The Weight of Google Reviews
I don’t consider myself paranoid, but after reading a lot of Google patents, I’ve been thinking of my phone as my Android tracking device. It’s looking like Google thinks of phones similarly; paying a lot of attention to things such as a person’s location history. After reading a recent patent, I’m fine with Google continuing to look at my location history, and reviews that I might write, even though there may not be any financial benefit to me. When I write a review of a business at Google, it’s normally because I’ve either really liked that place or disliked it, and wanted to share my thoughts about it with others.
A Google patent application filed and published by the search engine, but not yet granted is about reviews of businesses.
It tells us about how Google reviews can benefit businesses:
Furthermore, once a review platform has accumulated a significant number of reviews it can be a useful resource for users to identify new entities or locales to visit or experience. For example, a user can visit the review platform to search for a restaurant at which to eat, a store at which to shop, or a place to have drinks with friends. The review platform can provide search results based on location, quality according to the reviews, pricing, and/or keywords included in textual reviews.
But, there are problems with Google reviews that this patent sets out to address and assist with:
However, one problem associated with review platforms is collecting a significant number of reviews. For example, a large majority of people do not take the time to visit the review platform and contribute a review for each point of interest they visit throughout a day.
Furthermore, even after a review is contributed by a user, the user’s opinion of the point of interest may change, rendering the contributed review outdated and inaccurate. For example, a restaurant for which the user previously provided a positive review may come under new ownership or experience a change in kitchen staff that causes the quality of the restaurant to decrease. As such, the user may cease visiting the restaurant or otherwise decrease a frequency of visits. However, the user may not take the time to return to the review platform and update their review.
The patent does have a solution to Google reviews that don’t get made or updated – if a person stops going to a place that they have reviewed in the past, the review that they submitted may be treated as a diminished review:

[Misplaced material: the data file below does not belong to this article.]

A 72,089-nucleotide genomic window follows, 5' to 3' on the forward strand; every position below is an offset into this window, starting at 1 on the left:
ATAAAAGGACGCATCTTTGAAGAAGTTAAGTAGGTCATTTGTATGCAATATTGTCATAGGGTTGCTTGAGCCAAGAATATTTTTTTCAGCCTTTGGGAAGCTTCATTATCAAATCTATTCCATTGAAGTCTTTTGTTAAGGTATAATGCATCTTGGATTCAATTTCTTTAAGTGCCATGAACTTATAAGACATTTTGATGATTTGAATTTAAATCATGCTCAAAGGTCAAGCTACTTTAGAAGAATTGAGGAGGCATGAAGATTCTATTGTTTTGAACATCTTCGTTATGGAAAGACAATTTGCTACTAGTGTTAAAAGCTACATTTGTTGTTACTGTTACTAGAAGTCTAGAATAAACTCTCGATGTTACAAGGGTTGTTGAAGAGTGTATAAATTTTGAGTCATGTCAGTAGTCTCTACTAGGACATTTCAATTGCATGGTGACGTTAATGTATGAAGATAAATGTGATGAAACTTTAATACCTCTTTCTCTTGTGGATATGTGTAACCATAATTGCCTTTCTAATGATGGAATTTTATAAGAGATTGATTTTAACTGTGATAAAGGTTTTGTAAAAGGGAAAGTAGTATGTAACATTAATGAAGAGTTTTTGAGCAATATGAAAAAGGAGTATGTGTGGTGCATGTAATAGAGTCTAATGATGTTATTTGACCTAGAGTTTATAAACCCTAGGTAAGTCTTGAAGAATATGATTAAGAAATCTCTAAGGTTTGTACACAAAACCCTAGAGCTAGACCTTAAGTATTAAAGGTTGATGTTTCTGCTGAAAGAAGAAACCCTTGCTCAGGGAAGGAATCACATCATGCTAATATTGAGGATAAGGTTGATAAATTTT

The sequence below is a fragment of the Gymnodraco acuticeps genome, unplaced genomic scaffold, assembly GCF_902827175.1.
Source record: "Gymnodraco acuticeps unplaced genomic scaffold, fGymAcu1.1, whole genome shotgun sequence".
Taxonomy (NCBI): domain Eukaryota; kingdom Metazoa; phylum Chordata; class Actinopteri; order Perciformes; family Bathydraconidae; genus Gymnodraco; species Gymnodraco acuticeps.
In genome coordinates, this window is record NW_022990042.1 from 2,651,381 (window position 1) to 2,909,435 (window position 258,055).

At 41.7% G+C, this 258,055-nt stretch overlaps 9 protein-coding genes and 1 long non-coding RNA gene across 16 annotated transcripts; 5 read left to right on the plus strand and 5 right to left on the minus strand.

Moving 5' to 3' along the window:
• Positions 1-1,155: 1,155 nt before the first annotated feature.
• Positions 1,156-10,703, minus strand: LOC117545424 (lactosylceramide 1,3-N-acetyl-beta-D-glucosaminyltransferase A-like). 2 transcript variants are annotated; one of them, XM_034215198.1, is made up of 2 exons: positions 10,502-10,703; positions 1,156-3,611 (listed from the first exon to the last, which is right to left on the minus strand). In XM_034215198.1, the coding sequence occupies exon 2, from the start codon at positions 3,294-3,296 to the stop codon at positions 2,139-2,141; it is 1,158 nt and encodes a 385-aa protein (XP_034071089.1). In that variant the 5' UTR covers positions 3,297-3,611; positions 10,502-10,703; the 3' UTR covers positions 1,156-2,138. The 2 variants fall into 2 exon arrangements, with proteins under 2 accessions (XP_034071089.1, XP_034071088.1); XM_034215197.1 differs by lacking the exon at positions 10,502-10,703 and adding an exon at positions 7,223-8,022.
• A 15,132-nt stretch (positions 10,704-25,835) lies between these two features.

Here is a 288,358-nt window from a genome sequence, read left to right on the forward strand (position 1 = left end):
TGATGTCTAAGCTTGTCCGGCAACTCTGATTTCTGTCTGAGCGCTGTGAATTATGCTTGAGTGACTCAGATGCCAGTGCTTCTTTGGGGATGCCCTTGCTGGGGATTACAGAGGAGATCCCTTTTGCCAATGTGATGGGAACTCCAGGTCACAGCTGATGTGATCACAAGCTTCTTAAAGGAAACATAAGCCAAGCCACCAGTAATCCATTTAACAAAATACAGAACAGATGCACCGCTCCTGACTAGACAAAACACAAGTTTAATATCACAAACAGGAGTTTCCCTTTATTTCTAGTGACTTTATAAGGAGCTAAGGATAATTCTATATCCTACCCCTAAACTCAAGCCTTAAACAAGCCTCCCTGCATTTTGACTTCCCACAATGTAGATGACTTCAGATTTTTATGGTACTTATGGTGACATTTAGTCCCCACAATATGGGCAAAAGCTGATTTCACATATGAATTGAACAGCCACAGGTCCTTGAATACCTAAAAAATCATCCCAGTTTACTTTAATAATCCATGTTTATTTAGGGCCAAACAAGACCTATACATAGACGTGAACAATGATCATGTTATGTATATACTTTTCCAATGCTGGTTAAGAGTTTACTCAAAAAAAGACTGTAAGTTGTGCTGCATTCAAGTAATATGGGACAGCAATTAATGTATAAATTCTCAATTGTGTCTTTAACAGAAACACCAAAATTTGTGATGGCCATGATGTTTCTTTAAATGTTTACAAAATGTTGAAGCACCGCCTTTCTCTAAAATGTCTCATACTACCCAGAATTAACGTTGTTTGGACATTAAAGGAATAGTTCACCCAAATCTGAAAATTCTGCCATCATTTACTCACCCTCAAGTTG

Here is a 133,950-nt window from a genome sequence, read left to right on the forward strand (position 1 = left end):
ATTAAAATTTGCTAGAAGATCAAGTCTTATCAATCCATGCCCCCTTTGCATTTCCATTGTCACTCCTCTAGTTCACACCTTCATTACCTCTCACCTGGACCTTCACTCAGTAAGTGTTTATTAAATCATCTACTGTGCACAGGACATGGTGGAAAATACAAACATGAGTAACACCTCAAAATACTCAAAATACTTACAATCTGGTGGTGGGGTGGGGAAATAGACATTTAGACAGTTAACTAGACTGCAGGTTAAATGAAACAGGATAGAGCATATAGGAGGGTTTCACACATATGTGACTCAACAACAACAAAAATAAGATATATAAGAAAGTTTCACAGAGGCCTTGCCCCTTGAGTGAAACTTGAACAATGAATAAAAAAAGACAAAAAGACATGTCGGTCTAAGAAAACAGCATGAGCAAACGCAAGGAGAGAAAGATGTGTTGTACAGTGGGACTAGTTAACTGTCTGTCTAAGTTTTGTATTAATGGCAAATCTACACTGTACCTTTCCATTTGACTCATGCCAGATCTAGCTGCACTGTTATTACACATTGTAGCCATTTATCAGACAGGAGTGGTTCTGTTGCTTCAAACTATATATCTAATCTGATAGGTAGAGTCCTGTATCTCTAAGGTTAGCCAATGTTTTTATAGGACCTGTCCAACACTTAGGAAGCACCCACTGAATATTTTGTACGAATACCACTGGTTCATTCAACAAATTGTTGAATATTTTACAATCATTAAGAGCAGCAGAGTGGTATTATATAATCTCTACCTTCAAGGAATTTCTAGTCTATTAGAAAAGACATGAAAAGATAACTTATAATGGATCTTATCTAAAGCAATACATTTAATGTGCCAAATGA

The pending patent application is at:
User Location History Implies Diminished Review
Inventors: Daniel Victor Klein and Dean Kenneth Jackson
US Patent Application 20170358015
Published: December 14, 2017
Filed: April 7, 2014
Systems and methods for providing reviews are provided. One example system includes one or more computing devices. The system includes one or more non-transitory computer-readable media storing instructions that, when executed by the one or more computing devices, cause the one or more computing devices to perform operations. The operations include identifying, based on a location history associated with a user, a first signal. The first signal comprises a frequency of visits by the user to a first point of interest over a first time period. The operations include identifying, based on the location history associated with the user, a change in the first signal after the first time period. The operations include providing a diminished review for the user with respect to the first point of interest when the identified change comprises a decrease in the frequency of visits by the user to the first point of interest.
Some highlights about Google Reviews from the patent description:
1. Location updates can be received from more than one mobile device associated with a user, to create a location history over time.
2. Points of interest can be tracked and cover a really wide range of place types; or a point of interest such as a shopping mall may be treated as a single point of interest.
3. A person may control what information is collected about their location, and may be given a chance to modify or update that information.
4. Not visiting a particular place may lead to an assumption that a “user’s opinion of the point of interest has diminished or otherwise changed.”
5. A Diminished review might be a negative review or a lowering of a review score.
6. A reviewer may also be asked to “confirm or edit/elaborate on the previously contributed review,” if they don’t return to a place they have reviewed in a while.
7. User Contributed Reviews could be said to have a decay period, in which, their influence on search or rating systems wanes.”
8. Other factors besides a change of opinion about a place may be considered, such as a change of residence or workplace to a new location, or an overall change in visitation patterns for all points of interest. These types of changes may not lead to a diminished review.
9. Aggregated frequencies of visits from many people may be considered, and if many still continue to visit a place, then a change by one people may not be used to reduce an overall score for a place. If visits by many people show a decrease than an assumption that something has changed with the point of interest could affect the overall score.